A friend in D.C. with whom I was having a conversation remarked on the timing of our discourse with words to the effect of: “It’s a hot time in the old town tonight.” The headlines are definitely interesting: Benghazi, the IRS selective investigation of conservatives, plus a whole host of other issues — any of which would be front-page news by itself — are jockeying for a position above the fold.

It’s that crowded; almost like the planets were lining up. The ancients had a word for this kind of alignment of celestial objects: disaster – meaning “ill-starred.” The headlines look like The Onion on steroids:

“A Saudi man was arrested at Detroit Metropolitan Airport after federal agents said he lied about why he was traveling with a pressure cooker, according to a court documents filed Monday.” — Reuters.

“FBI surrounds house of Saudi student after sightings of him with pressure cooker pot.” — Daily Mail

Obama calls controversy over Benghazi talking points a “sideshow” — L.A. Times

“Abortion doctor Kermit Gosnell found guilty of murdering three babies” — Chicago Tribune

“‘You don’t want the IRS ever being perceived to be biased and anything less than neutral in terms of how they operate,’ said President Obama.” — Politico.

The Onion, except they’re real.

And then there’s the big one about the wholesale seizure of an entire news agency’s phone records by the administration to find a leak:

The Justice Department used a secret subpoena to obtain two months of phone records for Associated Press reporters and editors without notifying the news organization, a senior department official tells NBC News, saying the step was necessary to avoid “a substantial threat to the integrity” of an ongoing leak investigation.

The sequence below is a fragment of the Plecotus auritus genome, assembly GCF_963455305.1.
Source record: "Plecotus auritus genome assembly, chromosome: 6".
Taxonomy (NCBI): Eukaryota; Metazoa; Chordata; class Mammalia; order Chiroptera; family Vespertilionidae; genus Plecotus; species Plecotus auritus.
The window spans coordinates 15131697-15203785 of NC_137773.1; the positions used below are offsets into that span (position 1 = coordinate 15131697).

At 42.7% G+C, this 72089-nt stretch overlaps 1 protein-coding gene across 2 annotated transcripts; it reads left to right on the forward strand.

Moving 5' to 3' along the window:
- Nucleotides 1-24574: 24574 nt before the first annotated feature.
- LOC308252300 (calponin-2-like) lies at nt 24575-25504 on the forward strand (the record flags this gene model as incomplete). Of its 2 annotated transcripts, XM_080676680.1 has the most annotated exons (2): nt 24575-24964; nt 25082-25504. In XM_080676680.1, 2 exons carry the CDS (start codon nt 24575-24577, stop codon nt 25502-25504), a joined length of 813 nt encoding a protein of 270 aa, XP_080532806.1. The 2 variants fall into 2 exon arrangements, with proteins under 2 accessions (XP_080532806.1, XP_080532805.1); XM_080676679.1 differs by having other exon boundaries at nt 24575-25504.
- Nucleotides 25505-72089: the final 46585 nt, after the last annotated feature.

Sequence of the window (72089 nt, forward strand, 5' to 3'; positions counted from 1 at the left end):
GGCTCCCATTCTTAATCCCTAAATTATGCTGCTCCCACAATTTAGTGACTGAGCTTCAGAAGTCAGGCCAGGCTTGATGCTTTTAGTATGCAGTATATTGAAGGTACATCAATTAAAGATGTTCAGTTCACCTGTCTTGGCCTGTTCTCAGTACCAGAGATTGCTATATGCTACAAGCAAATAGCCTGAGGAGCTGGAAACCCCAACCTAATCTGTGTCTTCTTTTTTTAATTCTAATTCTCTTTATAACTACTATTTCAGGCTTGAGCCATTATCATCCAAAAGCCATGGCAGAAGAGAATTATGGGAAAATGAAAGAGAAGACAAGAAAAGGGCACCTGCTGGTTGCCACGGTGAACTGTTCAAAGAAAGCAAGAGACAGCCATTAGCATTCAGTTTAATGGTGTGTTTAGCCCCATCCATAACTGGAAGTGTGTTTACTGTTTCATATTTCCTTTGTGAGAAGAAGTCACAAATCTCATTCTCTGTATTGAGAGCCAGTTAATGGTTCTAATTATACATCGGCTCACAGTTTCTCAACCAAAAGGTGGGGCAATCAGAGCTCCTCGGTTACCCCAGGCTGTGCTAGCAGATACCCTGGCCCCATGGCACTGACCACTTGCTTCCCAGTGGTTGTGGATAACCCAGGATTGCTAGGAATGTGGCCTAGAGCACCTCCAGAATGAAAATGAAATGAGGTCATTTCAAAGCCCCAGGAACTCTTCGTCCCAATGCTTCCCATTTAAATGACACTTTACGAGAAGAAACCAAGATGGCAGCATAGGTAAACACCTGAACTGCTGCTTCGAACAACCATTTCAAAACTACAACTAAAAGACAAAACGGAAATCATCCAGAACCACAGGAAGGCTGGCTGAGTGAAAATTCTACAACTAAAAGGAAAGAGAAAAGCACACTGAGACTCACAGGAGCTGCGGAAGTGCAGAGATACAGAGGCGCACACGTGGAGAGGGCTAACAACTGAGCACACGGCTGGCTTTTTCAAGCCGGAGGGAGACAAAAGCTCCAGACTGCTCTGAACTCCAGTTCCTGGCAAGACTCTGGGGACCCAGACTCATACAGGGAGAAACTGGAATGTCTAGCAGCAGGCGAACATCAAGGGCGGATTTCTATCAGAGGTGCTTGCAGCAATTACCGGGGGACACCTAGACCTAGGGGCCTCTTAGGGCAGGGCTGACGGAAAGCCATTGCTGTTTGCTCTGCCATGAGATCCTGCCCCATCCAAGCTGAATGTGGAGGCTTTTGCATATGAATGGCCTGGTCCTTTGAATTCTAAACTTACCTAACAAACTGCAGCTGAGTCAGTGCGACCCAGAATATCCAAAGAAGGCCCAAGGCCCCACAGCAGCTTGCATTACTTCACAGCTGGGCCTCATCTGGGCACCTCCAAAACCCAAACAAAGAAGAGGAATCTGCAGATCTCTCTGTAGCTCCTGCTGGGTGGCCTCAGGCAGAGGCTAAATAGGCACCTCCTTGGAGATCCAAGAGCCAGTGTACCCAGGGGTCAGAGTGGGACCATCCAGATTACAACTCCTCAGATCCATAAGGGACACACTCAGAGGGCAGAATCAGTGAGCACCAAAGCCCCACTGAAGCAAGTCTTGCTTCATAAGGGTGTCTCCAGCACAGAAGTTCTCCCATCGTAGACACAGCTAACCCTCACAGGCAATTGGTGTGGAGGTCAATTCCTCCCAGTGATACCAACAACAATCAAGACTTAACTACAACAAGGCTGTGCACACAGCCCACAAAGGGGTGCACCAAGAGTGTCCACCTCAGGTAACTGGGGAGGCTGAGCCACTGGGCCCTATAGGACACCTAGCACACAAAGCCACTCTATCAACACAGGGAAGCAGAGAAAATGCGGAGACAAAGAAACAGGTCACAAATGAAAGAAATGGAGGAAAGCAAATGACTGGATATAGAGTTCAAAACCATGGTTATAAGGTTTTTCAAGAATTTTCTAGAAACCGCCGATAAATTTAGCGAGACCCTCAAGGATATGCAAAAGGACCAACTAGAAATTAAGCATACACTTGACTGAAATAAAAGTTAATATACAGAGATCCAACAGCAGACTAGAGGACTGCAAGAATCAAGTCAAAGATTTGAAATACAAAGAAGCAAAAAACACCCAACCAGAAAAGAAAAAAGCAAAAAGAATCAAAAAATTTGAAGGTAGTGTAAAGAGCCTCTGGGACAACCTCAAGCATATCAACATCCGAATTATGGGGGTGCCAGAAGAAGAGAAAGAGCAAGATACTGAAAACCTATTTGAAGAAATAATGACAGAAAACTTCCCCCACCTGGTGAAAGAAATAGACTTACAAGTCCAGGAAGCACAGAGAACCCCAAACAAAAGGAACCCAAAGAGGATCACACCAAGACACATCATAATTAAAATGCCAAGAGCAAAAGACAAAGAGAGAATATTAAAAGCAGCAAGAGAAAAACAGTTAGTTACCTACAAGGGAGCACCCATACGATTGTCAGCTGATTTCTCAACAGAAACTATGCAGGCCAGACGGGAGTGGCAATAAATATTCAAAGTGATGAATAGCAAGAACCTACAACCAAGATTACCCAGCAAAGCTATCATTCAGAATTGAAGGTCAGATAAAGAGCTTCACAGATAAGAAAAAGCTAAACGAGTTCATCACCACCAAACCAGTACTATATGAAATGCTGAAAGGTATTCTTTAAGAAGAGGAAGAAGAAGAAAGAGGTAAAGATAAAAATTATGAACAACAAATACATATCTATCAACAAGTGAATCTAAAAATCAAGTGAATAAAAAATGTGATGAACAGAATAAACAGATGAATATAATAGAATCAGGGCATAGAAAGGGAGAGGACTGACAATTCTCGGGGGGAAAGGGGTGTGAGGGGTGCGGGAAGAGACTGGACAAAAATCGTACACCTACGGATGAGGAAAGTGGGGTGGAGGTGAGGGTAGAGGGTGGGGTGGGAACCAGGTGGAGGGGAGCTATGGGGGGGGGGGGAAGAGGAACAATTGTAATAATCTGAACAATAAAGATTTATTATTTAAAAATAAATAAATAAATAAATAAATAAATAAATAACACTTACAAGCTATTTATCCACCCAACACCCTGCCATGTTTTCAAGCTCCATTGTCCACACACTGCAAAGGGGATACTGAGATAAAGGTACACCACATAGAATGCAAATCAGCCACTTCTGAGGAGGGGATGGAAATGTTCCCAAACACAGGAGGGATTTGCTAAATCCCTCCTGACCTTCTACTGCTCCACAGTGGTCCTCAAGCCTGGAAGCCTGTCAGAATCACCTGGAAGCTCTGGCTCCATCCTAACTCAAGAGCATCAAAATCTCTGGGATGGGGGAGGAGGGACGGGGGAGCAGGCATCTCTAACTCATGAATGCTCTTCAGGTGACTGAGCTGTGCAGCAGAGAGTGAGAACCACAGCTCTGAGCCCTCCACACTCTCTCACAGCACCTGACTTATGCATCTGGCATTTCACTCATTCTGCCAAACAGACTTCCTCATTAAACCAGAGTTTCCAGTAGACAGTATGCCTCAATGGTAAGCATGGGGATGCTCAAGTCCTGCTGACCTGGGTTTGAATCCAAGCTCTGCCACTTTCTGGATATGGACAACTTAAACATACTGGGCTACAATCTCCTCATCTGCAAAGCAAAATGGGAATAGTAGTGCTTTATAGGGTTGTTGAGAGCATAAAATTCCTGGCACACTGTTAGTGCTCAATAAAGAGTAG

Yep, it’s a hot time in the old town tonight. So my first reaction in the conversation was to wonder whether these were “emergent events,” or just happenstance. ”Emergent events”: a fancy way of saying that several different elements have come together in an unexpected way and now the whole shebang is going critical, like a reactor running out of control. The alternative is to posit coincidence and simply believe fate conspired to release six months’ worth of scandals in the same week.

Fortunately, we won’t have to speculate for long. If this malevolent alignment of stars is the karma all coming together, then the next few weeks will feature an increasing spate of these things. Like a building in the process of collapse, first one beam goes, then two, then three, and before you know it the whole tower is gone. That will be noticeable, even in the glittering and impressive District of Columbia. If it’s coincidence, then after this big spurt of news, the Washington Post will go back to reporting local crime.

There’s a good chance it’s emergent for the simple reason that it is difficult to think it is the handiwork of Republicans.